A few short months later, I was standing in Time Square while visiting a friend at college.  I was still very critical of those who honked their horns at the people holding signs on the street corner in support of patriotism... I knew what would happen.  Each day, those horn honks would be come fewer and fewer, and those sign holders would be out there less and less.  Then one day, the patriotism would fade from their lives and quickly as it burned in their hearts, overnight.  I refused to be a false patriot, I would not hold any signs on street corners, nor honk if I couldn't count on my own heart to mean it each day after.

So, there I was, standing in Time Square, on a cool night, when the world went quiet.  I paused, unsure of what was happening.  I looked around me and saw it.  The entire population of Time Square, in Manhattan, in New York City, was quiet and still, facing the giant screen in the center.

We stood there, quietly, afraid to talk, as President Bush issued his 48 hour ultimatum.  I knew in that moment, that our world had changed.  I knew, as surly as I sensed the tension in the air, that I was not a false patriot, who would forget tomorrow what I had witnessed.

I was in a television studio audience, when filming stopped and a production assistant came onto the stage to tell us that the US had begun to bomb Iraq.  And I knew in that moment, that who I was, I would never be again.

I did not know that I would marry a Marine a few years later.  I hadn't met him yet, and he hadn't enlisted yet.  But I was no longer that young girl, who sat on a couch and watched the Towers fall, unsure of how that would effect my life long term.  I was no longer that college student who knew the world was changing, but didn't think it would change me.

I can never be the girl who was separate from the war or 9/11 again.  But I had no idea how deeply ingrained these things would become in me, how they would be come apart of the air I breath and the daily life I lead.

I look back on that day and each day after. I think of the moment in Time Square that changed how I thought of my own self and I wonder how many still reflect on who they were 11 years ago so deeply. How many of us, who are not married to the military or have lost loved ones associated with 9/11 and the resulting war, think about how the world has changed every year on the same date.  It changed in an instant, and it changed the course of the lives of more people than we will ever realize.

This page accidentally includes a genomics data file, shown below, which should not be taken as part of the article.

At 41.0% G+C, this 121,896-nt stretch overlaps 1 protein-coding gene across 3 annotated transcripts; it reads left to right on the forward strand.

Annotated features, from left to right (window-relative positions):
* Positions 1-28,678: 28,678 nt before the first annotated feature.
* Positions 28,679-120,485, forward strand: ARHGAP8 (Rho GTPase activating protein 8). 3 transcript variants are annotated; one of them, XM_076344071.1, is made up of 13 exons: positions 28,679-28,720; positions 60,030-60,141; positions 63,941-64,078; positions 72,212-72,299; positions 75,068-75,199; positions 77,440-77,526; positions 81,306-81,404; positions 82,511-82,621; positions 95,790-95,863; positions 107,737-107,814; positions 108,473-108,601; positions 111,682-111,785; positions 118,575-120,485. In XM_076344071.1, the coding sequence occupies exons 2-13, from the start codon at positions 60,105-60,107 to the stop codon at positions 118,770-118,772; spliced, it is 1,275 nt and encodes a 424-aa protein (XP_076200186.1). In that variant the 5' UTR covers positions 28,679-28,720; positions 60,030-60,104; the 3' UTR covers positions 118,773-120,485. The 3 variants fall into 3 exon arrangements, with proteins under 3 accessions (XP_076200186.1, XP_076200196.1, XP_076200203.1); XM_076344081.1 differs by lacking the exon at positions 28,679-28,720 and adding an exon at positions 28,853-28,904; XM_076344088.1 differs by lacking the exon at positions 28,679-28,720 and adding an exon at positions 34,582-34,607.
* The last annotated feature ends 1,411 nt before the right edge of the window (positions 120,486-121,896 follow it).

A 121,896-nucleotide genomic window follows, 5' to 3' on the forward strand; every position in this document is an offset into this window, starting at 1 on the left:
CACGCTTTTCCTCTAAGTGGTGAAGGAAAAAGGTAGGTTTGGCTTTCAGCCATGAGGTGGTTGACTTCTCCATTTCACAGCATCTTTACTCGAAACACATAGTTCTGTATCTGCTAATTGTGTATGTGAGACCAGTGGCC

That girl, the one I don't recognize from my pictures of that trip, is a stranger.  Not because she is so young, but because who she once was disappeared in seconds and was lost in the smattering of the rain on a cold night in New York city.  But she began to crumble on a strangely sunny day back in September when she watched an event unfold on live television that she didn't really understand.


** I write each year from my own perspective.  I choose to not speak on behalf of others, and feel that the best way to remember 9/11, is through the first hand stories shared by those who have had the events effect their life, no matter how the association.  It is through these stories that future generations will learn what life was like before and after. 

Monday, September 10, 2012

Deployment Series: You Are Not Alone

First of all, thanks so much to A Boy, A Girl and The Marine Corps for hosting this amazing series! I'm honored to be a part of it.

My husband's first deployment ended in March. Sometimes it feels like just yesterday and other times it feels like a lifetime ago. Let me first back up and introduce myself.

My name is Brianna and I blog about our unpredictable life at Adventures of a New MilWife. My husband's name is Joshua and in addition to our way-too-spoiled 90lb dog Balak, we have two
children-the boy, who is four and the princess, who is a little over one.